The simple truth of the matter was summed up in Left Republican blog the Pensive Quill on the limitations of physical confrontation with the Nationalist Right.
The dividends of decades of provisional struggle is a Mary Lou Tanistry gradually melting away into the globalist milieu, with any radicalism departing the party and likely becoming the equivalent of Fianna Fáil a decade hence. While Left Republicans perpetuate the psyop that all opposing mass immigration must be loyalist apologists, Sinn Féin leadership literally bend the knee in taking audiences with Prince Charles and are slowly backing away from perennial opposition towards opposing the Special Criminal Court or assisting the PSNI. Dissident Republicans, if they are not engaged in overt criminality, have mishandled the armed struggle despite the gift of Brexit to the point that it’s at its lowest ebb since the end of Operation Harvest.
For the Nationalist Right the lesson is clear: it must not to get addicted to street demos. The ability to conduct patriotic demos publicly in Ireland has been proven, much to the surprise of this author, repeatedly again and again the past year, as the Left has crumbled and continues to crumble despite the artificial muscle shown Saturday.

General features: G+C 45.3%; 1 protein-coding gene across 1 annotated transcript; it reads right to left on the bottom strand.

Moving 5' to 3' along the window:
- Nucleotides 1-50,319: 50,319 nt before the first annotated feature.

Getting addicted to demo culture and the transient adrenaline rush it brings is the cardinal mistake made by Nationalist movements the world over ignoring the fact the real fight is in the communities and building the prerequisite infrastructure to support a populist movement and the culture war in general.
The difference between the farcical English Defence League, which never amounted to more than loutish behavior, and Austria’s FPO or Spain’s Vox, which offer examples of how a professionalised authentic Right can attain power, is avoiding the easy mistakes like wasting time on the streets.